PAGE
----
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Goods Performance benefits from low rivalry, but... High performance possible even with high rivalry, as long as needs are diverse Cooperation Cooperators help, but small core suffices Performance is high even with random sample of human population, free riders and all Needs Dissimilar needs - an advantage, diversity helps But even similar needs can be satisfied

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Propositions about Performance How it survives despite massive free-riding/non-contributing users? Free riders matter only in the extreme In which environments can it succeed? How to design open innovation systems? Near non-rival goods, diversity of participant needs, many cooperators or reciprocators If conditions are less than ideal... Some elements can compensate for others!

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Where Can Open Collaboration Thrive?

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Tak Tack

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Cooperation & Needs Interact

Summary: “Open”, as in open source, is now associated with more than free software. It has expanded to describe other instances of similarly open collaborations, including internet enterprises such as Wikipedia, online forums and communities, and also initiatives in medicine, science, and society at large. These collaborations share similarities: participants create goods and services of economic value, exchange and reuse each other’s work, labor purposefully with just loose coordination, and permit anyone to contribute and consume. Despite the economic and social impact of such open collaborations, their performance remains a puzzle. Here we show that open collaboration is a robust engine for innovation and production, one that performs well even in unfavorable conditions. We review multiple instances of open collaboration to define the phenomenal boundaries. We combine extant theory with recent finding on human cooperation to identify elements that determine the performance of open collaboration: the cooperativeness of participants, heterogeneity of their needs, and the degree to which the goods are rival (subtractable). We construct an agent-based model to investigate performance in various circumstances. As we vary conditions while observing outcomes, we find that open collaboration performs robustly even in seemingly inhospitable conditions: when cooperators are a fraction of participants, free riders are present, goods are rival, or diversity is lacking. The results suggest that open collaboration is likely to continue expanding into new areas. We offer advice for leaders of open collaboration, managers, and policy makers.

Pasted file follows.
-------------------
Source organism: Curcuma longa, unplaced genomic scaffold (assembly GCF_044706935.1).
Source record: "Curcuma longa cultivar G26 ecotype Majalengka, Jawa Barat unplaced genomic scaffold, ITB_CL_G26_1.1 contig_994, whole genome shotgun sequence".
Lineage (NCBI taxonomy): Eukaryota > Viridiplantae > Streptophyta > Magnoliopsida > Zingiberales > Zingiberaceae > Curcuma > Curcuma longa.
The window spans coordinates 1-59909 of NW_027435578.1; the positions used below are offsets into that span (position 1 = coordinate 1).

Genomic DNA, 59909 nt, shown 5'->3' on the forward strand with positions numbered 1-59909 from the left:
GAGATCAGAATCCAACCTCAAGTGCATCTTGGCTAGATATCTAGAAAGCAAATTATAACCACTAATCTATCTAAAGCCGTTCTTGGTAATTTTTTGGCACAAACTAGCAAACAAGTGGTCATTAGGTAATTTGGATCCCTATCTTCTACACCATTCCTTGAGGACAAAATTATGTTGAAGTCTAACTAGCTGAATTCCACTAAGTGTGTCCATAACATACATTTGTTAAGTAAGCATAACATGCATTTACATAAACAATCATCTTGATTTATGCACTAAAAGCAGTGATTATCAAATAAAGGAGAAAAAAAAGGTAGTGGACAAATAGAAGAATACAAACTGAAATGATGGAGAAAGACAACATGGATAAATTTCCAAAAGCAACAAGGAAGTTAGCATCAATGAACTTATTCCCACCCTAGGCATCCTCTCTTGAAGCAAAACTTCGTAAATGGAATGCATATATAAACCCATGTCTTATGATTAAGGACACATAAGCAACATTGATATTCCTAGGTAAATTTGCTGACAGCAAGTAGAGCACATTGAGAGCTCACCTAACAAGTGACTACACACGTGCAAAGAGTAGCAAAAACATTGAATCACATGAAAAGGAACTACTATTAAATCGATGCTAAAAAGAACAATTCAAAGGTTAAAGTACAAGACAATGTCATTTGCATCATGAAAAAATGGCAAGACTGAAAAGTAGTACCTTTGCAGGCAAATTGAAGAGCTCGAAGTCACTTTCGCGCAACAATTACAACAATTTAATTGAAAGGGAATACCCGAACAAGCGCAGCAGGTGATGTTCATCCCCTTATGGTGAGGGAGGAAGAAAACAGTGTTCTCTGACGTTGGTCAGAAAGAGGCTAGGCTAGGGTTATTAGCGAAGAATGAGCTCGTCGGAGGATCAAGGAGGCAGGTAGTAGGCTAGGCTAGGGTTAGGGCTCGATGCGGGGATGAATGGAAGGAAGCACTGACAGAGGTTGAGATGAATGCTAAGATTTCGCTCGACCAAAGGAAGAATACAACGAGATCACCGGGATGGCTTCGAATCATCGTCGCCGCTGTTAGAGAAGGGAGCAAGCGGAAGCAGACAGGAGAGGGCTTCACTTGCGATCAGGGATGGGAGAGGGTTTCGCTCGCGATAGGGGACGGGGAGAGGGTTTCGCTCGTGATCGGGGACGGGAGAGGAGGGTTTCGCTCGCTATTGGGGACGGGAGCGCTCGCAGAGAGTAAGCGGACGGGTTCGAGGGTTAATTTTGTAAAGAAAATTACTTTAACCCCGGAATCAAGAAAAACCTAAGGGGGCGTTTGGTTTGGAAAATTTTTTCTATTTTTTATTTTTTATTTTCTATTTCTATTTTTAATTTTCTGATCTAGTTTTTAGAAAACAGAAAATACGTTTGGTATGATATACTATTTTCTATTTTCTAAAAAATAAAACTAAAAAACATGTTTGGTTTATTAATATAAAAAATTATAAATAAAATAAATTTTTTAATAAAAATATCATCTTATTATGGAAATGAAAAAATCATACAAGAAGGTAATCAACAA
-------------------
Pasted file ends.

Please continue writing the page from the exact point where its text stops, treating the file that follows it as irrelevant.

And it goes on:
Tags: open source performance simulation model software wikipedia community economics psychology